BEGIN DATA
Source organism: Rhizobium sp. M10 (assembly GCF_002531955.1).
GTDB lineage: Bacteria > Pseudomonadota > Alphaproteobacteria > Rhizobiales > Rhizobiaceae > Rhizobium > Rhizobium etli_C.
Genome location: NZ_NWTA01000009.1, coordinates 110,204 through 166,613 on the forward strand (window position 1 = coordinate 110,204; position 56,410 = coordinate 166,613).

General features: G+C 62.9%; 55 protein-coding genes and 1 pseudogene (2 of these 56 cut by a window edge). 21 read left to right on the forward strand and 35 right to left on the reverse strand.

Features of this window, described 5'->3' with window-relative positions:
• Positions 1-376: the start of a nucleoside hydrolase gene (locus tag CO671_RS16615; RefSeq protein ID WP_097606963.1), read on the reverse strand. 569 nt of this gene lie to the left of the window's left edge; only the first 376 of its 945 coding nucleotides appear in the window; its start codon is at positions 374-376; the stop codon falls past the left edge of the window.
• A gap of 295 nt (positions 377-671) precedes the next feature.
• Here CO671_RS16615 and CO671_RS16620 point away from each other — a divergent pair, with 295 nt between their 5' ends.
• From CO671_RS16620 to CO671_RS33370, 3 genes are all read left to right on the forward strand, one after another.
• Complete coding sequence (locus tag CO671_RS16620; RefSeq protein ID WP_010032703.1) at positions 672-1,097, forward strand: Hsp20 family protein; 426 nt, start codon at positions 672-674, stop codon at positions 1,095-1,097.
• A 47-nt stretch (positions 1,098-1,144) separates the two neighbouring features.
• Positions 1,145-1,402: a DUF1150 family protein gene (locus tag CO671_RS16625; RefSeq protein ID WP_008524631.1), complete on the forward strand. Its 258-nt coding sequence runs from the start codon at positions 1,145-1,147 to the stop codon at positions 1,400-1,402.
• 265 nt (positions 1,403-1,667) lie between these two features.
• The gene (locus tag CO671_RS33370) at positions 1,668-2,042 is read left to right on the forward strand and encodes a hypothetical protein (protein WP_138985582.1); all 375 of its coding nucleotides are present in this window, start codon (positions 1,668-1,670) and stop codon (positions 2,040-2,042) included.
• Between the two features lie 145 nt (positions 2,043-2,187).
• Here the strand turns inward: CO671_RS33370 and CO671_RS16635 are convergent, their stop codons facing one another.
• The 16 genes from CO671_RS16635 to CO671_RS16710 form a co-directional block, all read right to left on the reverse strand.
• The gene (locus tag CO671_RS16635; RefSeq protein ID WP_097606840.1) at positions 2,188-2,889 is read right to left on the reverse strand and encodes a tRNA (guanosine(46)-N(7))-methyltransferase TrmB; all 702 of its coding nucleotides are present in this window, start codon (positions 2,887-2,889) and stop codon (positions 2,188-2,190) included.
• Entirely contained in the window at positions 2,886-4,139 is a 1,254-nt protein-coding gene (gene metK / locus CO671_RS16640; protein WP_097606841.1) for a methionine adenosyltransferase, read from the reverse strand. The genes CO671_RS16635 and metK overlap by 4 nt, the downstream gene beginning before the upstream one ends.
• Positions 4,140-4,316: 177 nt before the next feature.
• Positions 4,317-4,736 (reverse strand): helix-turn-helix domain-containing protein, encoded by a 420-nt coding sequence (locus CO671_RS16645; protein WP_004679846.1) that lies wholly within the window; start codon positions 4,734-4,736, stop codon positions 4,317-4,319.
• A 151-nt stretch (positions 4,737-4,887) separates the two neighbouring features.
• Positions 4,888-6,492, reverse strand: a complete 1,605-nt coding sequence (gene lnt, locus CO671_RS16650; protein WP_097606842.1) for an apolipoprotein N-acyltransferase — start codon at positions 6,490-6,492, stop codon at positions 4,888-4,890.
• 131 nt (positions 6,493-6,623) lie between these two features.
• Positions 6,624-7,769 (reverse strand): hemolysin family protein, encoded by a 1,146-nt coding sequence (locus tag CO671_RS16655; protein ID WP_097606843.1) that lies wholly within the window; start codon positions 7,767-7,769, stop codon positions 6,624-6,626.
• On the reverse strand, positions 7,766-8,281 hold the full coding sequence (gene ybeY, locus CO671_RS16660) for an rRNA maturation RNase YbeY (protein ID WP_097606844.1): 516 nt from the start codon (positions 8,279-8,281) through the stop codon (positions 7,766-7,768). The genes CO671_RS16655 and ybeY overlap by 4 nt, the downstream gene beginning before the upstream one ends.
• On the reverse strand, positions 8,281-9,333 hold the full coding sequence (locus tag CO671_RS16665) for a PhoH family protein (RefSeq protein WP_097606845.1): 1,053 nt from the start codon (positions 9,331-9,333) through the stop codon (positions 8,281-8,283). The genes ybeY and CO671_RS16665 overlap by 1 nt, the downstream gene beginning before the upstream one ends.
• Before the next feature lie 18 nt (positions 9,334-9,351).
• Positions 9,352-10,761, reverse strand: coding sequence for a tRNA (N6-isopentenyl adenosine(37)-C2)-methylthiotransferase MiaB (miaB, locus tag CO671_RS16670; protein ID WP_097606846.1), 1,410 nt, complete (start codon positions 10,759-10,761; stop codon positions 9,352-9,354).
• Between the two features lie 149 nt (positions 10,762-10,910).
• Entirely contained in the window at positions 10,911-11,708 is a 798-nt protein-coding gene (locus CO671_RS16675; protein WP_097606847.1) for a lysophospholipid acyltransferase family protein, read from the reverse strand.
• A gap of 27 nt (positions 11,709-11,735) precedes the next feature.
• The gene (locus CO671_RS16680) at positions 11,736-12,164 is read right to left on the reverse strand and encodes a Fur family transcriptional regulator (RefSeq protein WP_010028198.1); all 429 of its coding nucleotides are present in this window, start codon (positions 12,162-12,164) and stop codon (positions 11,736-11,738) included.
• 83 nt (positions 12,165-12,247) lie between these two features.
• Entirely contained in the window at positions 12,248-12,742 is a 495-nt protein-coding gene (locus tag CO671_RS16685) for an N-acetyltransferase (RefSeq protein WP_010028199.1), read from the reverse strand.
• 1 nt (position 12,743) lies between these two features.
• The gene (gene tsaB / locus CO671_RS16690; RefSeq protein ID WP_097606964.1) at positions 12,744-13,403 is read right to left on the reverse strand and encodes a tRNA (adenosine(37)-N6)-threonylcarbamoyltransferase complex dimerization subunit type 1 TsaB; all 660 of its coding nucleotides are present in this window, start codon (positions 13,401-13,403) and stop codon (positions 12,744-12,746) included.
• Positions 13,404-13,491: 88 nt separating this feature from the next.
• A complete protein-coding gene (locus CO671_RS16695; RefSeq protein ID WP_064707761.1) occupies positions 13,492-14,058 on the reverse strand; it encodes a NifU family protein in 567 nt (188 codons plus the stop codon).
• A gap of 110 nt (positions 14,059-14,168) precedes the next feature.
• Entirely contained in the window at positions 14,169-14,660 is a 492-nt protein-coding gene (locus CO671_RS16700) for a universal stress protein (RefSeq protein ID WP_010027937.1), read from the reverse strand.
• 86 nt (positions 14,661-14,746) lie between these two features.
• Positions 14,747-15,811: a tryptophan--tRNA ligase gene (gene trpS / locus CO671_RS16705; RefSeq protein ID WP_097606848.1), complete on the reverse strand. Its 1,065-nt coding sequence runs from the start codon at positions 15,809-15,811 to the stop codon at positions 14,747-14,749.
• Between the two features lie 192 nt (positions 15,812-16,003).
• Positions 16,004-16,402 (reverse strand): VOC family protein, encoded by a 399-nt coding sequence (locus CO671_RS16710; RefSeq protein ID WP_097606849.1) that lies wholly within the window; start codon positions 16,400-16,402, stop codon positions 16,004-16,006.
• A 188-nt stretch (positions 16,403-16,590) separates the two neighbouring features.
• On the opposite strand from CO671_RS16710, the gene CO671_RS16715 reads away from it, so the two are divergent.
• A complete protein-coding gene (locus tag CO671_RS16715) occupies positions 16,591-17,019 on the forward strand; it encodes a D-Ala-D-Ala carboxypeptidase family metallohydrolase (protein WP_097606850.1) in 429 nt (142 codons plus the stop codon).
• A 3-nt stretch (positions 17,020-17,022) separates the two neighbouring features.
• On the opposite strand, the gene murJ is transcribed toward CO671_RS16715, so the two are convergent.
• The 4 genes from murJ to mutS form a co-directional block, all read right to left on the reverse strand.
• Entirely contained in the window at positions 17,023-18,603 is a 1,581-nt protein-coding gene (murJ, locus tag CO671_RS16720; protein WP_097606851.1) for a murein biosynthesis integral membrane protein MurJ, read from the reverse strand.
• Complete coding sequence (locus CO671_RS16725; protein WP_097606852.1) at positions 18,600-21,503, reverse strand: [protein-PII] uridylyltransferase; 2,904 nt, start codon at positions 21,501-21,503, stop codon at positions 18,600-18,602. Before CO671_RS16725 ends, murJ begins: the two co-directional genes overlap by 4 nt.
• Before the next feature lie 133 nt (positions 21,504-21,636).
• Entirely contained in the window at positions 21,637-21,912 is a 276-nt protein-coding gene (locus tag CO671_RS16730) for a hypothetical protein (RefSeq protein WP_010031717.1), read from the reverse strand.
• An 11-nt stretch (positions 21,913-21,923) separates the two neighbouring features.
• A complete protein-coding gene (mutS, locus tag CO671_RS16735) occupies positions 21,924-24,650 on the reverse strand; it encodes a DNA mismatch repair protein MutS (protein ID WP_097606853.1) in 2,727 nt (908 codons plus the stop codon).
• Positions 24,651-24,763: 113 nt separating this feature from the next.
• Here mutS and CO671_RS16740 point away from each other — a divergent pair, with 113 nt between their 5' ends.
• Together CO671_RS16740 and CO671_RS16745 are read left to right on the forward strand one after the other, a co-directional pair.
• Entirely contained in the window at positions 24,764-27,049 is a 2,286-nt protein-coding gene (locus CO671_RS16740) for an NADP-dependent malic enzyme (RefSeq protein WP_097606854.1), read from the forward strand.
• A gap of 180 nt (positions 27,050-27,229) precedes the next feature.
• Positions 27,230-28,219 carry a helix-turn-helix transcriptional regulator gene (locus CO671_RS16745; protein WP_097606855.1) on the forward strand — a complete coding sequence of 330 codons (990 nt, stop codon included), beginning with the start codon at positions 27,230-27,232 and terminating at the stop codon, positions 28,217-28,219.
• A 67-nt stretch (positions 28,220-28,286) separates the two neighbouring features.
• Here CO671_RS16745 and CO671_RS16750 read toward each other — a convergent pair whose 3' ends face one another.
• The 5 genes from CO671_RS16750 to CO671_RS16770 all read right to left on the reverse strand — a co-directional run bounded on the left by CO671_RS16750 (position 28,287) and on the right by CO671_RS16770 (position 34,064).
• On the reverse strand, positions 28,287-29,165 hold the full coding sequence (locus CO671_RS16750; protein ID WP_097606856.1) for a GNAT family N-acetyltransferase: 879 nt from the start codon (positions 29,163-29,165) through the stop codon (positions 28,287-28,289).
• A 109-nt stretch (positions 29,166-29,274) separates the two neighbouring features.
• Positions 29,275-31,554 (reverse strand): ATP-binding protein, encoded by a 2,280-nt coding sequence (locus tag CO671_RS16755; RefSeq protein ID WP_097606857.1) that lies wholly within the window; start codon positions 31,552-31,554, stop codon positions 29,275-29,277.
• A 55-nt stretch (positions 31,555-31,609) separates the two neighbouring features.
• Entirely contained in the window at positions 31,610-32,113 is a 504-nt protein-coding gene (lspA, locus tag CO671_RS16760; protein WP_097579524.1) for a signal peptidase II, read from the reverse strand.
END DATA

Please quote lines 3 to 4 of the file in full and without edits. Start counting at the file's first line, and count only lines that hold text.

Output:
Genome location: NZ_NWTA01000009.1, coordinates 110,204 through 166,613 on the forward strand (window position 1 = coordinate 110,204; position 56,410 = coordinate 166,613).

General features: G+C 62.9%; 55 protein-coding genes and 1 pseudogene (2 of these 56 cut by a window edge). 21 read left to right on the forward strand and 35 right to left on the reverse strand.